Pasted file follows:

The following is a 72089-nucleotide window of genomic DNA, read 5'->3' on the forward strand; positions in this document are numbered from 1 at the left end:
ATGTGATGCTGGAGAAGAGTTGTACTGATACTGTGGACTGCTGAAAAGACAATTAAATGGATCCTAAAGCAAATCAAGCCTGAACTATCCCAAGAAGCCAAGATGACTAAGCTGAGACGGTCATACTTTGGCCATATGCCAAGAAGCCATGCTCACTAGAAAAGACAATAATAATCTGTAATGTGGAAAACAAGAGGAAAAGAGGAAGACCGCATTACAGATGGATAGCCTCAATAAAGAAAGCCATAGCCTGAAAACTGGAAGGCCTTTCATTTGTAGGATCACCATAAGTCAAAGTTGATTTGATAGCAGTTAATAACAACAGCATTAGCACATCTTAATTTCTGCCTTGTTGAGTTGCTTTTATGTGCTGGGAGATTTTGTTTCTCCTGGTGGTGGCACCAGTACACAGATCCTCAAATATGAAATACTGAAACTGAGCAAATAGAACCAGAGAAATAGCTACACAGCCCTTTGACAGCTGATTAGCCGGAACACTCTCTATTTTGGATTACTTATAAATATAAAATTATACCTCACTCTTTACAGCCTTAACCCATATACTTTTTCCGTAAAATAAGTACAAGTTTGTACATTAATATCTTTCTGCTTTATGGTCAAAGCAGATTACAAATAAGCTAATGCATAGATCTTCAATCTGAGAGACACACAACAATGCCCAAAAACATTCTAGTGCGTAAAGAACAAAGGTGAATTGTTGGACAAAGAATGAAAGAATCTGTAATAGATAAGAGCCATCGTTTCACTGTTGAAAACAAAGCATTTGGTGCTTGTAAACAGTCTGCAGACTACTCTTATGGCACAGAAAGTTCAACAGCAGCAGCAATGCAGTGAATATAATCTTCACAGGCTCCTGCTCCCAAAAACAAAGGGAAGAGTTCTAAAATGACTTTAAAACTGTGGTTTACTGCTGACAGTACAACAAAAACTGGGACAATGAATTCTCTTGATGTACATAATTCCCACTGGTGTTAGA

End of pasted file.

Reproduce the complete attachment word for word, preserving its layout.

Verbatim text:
The following is a 72089-nucleotide window of genomic DNA, read 5'->3' on the forward strand; positions in this document are numbered from 1 at the left end:
ATGTGATGCTGGAGAAGAGTTGTACTGATACTGTGGACTGCTGAAAAGACAATTAAATGGATCCTAAAGCAAATCAAGCCTGAACTATCCCAAGAAGCCAAGATGACTAAGCTGAGACGGTCATACTTTGGCCATATGCCAAGAAGCCATGCTCACTAGAAAAGACAATAATAATCTGTAATGTGGAAAACAAGAGGAAAAGAGGAAGACCGCATTACAGATGGATAGCCTCAATAAAGAAAGCCATAGCCTGAAAACTGGAAGGCCTTTCATTTGTAGGATCACCATAAGTCAAAGTTGATTTGATAGCAGTTAATAACAACAGCATTAGCACATCTTAATTTCTGCCTTGTTGAGTTGCTTTTATGTGCTGGGAGATTTTGTTTCTCCTGGTGGTGGCACCAGTACACAGATCCTCAAATATGAAATACTGAAACTGAGCAAATAGAACCAGAGAAATAGCTACACAGCCCTTTGACAGCTGATTAGCCGGAACACTCTCTATTTTGGATTACTTATAAATATAAAATTATACCTCACTCTTTACAGCCTTAACCCATATACTTTTTCCGTAAAATAAGTACAAGTTTGTACATTAATATCTTTCTGCTTTATGGTCAAAGCAGATTACAAATAAGCTAATGCATAGATCTTCAATCTGAGAGACACACAACAATGCCCAAAAACATTCTAGTGCGTAAAGAACAAAGGTGAATTGTTGGACAAAGAATGAAAGAATCTGTAATAGATAAGAGCCATCGTTTCACTGTTGAAAACAAAGCATTTGGTGCTTGTAAACAGTCTGCAGACTACTCTTATGGCACAGAAAGTTCAACAGCAGCAGCAATGCAGTGAATATAATCTTCACAGGCTCCTGCTCCCAAAAACAAAGGGAAGAGTTCTAAAATGACTTTAAAACTGTGGTTTACTGCTGACAGTACAACAAAAACTGGGACAATGAATTCTCTTGATGTACATAATTCCCACTGGTGTTAGA